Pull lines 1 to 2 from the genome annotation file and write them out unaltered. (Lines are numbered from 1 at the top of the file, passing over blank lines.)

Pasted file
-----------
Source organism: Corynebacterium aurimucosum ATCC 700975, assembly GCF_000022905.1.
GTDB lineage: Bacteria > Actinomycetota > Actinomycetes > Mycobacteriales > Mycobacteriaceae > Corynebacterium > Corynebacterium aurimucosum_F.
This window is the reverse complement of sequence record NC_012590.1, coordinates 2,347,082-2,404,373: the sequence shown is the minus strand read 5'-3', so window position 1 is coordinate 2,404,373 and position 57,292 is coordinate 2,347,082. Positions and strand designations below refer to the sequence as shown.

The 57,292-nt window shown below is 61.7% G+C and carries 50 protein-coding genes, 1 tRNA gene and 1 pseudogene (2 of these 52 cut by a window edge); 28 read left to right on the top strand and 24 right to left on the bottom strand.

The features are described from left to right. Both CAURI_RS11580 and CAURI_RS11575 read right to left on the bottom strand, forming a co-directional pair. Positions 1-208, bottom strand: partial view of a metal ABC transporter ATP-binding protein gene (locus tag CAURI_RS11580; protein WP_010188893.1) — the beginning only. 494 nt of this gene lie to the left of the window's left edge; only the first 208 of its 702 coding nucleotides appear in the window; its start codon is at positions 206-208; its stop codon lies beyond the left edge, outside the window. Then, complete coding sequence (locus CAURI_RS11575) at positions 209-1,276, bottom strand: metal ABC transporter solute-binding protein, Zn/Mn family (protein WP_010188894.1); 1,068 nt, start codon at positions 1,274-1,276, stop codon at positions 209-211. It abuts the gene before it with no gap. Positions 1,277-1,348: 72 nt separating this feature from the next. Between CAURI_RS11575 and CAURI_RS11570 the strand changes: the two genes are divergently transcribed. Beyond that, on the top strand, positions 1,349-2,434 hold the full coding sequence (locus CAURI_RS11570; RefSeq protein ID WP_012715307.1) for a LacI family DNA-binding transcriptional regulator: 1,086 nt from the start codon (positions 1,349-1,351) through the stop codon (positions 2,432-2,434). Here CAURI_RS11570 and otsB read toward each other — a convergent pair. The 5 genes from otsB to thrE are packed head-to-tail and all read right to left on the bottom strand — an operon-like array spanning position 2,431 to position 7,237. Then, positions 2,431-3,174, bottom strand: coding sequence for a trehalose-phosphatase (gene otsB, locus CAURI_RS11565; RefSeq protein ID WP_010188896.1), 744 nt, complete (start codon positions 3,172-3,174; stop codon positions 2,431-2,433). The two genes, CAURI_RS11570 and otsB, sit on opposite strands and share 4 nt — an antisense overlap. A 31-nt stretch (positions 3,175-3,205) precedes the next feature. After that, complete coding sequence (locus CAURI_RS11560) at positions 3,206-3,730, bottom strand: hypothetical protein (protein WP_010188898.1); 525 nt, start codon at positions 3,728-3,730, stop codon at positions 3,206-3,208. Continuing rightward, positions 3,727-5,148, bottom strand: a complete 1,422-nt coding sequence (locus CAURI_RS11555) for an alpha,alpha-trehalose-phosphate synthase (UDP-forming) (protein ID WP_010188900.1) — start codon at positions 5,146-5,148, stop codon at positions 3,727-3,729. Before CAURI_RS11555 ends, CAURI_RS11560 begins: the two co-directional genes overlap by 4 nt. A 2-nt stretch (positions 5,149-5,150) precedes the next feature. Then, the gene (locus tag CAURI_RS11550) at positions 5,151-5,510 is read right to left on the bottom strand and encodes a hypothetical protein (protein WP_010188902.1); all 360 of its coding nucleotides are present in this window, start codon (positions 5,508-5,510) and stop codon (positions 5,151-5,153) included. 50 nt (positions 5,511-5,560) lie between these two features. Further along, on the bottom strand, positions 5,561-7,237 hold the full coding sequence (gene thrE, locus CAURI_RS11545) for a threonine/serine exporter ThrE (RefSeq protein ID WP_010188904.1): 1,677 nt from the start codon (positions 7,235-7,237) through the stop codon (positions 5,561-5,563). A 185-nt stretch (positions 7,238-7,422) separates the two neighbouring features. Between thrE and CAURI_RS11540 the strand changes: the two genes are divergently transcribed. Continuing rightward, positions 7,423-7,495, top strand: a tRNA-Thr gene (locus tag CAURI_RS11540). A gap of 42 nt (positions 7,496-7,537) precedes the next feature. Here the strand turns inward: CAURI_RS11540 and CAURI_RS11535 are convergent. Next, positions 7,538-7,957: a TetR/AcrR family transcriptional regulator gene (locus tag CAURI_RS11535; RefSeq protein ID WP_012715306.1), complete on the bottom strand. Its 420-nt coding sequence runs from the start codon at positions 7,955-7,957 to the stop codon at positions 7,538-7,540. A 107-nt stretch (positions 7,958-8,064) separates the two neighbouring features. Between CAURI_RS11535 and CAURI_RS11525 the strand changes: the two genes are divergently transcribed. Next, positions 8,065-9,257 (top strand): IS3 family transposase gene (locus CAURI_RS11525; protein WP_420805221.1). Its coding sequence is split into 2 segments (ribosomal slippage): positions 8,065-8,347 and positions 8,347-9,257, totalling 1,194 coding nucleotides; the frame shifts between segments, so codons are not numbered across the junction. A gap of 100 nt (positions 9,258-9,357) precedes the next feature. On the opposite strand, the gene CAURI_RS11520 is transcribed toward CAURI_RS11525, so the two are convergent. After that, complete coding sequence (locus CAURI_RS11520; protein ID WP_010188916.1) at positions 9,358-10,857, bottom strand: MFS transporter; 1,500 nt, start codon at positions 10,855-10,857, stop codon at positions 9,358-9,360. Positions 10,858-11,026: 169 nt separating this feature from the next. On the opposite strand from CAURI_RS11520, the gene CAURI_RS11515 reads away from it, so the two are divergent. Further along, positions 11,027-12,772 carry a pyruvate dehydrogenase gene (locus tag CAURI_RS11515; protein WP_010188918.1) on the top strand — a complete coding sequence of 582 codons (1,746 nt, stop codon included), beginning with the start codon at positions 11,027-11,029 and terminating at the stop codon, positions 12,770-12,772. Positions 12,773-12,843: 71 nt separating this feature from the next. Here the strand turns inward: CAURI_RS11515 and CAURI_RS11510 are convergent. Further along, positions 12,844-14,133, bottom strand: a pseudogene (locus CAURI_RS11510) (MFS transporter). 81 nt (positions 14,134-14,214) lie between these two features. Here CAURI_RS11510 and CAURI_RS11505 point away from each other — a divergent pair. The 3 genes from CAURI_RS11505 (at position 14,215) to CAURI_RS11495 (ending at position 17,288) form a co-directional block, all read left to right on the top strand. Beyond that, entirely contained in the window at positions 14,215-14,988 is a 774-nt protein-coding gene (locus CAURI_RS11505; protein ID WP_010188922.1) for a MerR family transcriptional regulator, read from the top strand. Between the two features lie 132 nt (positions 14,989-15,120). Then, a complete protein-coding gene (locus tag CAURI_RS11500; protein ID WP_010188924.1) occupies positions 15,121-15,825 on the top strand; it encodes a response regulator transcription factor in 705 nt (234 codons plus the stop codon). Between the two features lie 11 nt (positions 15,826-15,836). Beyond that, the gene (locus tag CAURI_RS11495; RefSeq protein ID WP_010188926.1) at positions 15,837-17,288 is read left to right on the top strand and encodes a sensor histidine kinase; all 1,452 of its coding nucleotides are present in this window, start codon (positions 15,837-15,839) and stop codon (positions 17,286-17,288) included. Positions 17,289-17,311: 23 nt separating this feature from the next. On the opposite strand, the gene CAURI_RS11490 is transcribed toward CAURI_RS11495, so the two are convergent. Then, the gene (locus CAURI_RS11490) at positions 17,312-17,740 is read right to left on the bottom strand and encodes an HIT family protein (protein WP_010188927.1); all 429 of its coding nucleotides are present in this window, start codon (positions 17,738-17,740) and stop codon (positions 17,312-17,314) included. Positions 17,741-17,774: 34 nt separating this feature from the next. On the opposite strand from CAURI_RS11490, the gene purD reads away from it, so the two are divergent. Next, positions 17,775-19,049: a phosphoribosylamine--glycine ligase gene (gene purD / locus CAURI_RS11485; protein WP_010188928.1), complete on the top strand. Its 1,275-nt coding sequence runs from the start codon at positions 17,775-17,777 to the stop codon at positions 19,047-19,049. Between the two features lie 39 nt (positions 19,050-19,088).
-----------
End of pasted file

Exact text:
Source organism: Corynebacterium aurimucosum ATCC 700975, assembly GCF_000022905.1.
GTDB lineage: Bacteria > Actinomycetota > Actinomycetes > Mycobacteriales > Mycobacteriaceae > Corynebacterium > Corynebacterium aurimucosum_F.